longing

[lawng-ing, long-]
noun
1.
strong, persistent desire or craving, especially for something unattainable or distant: filled with longing for home.
2.
an instance of this: a sudden longing to see old friends.
adjective
3.
having or characterized by persistent or earnest desire: a longing look.

Origin:
before 1000; Middle English; Old English langung; see long2, -ing1

longingly, adverb
longingness, noun


1. aspiration. See desire. 3. desirous, yearning.


1. apathy.
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Based on the Random House Dictionary, © Random House, Inc. 2014.
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World English Dictionary
longing (ˈlɒŋɪŋ)
 
n
1.  a prolonged unfulfilled desire or need
 
adj
2.  having or showing desire or need: a longing look
 
'longingly
 
adv

Collins English Dictionary - Complete & Unabridged 10th Edition
2009 © William Collins Sons & Co. Ltd. 1979, 1986 © HarperCollins
Publishers 1998, 2000, 2003, 2005, 2006, 2007, 2009
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Etymonline
Word Origin & History

long
O.E. lang, long, from P.Gmc. *langgaz (cf. O.H.G., Ger. lang, O.N. langr, M.Du. lanc, Goth. laggs "long"), perhaps from PIE *dlonghos- (cf. L. longus, O.Pers. darga-, Pers. dirang, Skt. dirghah, Gk. dolikhos "long," Gk. endelekhes "perpetual," L. indulgere "to indulge"). The adv. is from O.E. lange,
longe, from the adjective. The word illustrates the O.E. tendency for short "a" to become short "o" before -n- (also retained in bond/band and W. Midlands dial. lond from land and hond from hand). Long vowels (c.1000) originally were pronounced for an extended time. Long-playing (phonograph record) is from 1929; abbreviation LP is from 1948. Long-distance in ref. to telephoning is from 1884. Long in the tooth (1852) is from horses showing age by recession of gums. Long run "ultimate outcome" is attested from 1627. Long time no see, imitative of Amer.Indian speech, is first recorded 1900.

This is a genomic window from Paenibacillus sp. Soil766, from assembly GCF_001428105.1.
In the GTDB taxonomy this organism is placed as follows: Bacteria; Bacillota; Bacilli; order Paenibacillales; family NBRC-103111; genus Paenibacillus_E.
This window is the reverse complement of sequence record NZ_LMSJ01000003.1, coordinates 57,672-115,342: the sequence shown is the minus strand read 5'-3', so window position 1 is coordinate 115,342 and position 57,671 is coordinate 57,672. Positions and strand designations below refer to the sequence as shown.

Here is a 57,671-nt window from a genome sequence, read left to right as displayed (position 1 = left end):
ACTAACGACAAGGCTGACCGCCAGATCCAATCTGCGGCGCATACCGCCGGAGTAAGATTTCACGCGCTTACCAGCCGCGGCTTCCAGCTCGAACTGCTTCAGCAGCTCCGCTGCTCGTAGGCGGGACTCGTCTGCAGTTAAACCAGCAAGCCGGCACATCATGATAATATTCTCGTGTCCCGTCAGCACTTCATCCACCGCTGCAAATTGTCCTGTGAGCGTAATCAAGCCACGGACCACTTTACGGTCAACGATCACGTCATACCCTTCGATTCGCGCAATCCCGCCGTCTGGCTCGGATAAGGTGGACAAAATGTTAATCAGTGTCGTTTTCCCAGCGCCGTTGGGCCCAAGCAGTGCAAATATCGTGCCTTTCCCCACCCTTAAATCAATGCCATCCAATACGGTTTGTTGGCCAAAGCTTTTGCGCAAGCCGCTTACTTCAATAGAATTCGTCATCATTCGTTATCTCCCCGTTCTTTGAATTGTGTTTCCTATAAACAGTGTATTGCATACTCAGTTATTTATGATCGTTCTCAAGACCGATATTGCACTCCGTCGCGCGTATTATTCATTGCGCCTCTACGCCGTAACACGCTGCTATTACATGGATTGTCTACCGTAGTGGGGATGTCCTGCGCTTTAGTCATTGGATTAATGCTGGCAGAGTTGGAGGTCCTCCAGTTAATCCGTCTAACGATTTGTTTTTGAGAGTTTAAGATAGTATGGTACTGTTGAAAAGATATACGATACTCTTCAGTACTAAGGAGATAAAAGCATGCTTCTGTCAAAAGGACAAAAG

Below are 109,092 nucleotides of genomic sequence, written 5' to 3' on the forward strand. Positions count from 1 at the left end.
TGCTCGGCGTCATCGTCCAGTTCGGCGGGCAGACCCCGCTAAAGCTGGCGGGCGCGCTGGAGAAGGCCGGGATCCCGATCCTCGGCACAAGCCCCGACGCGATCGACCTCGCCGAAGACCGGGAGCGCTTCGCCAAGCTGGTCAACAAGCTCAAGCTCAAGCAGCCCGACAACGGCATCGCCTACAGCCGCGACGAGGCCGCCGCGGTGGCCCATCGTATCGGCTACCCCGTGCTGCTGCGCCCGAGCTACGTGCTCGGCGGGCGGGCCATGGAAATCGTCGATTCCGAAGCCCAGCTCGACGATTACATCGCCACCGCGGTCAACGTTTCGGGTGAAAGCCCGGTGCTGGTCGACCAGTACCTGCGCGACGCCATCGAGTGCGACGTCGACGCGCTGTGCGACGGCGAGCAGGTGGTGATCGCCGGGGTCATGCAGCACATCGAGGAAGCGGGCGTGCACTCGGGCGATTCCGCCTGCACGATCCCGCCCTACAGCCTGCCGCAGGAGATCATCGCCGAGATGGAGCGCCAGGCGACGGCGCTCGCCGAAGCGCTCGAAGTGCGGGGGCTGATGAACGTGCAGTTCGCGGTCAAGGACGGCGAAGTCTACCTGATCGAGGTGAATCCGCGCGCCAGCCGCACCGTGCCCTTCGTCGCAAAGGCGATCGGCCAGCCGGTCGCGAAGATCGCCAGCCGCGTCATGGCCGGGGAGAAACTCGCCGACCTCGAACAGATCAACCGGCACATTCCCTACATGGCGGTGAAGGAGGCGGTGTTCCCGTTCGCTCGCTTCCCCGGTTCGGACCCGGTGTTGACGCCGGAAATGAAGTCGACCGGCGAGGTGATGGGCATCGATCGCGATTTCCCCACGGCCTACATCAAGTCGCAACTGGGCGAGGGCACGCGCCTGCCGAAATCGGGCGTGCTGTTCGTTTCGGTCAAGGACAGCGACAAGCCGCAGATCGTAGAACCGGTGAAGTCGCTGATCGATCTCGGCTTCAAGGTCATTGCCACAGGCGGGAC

long
O.E. langian "to yearn, to seem long," lit. "to grow long," from P.Gmc. *langojanan (see long (adj.)). Related to O.N. langa, M.Du. langhen, O.H.G. langen, Ger. verlangen "to desire." Related: Longing, longingly.
Online Etymology Dictionary, © 2010 Douglas Harper
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American Heritage
Medical Dictionary

Long (lông), Crawford Williamson. 1815-1878.

American surgeon and pioneer anesthetist who was among the first (1842) to use ether as an anesthetic.

The American Heritage® Stedman's Medical Dictionary
Copyright © 2002, 2001, 1995 by Houghton Mifflin Company. Published by Houghton Mifflin Company.
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Example sentences
While looking longingly into the distant present, by way of my rose colored
  shades.
As a matter of fact almost everybody was longingly wishing that precisely this
  would happen.
He would then gaze longingly out the window and walk away.
My pal walked over and gazed longingly through the strong iron grating that
  protected the galley skylight.
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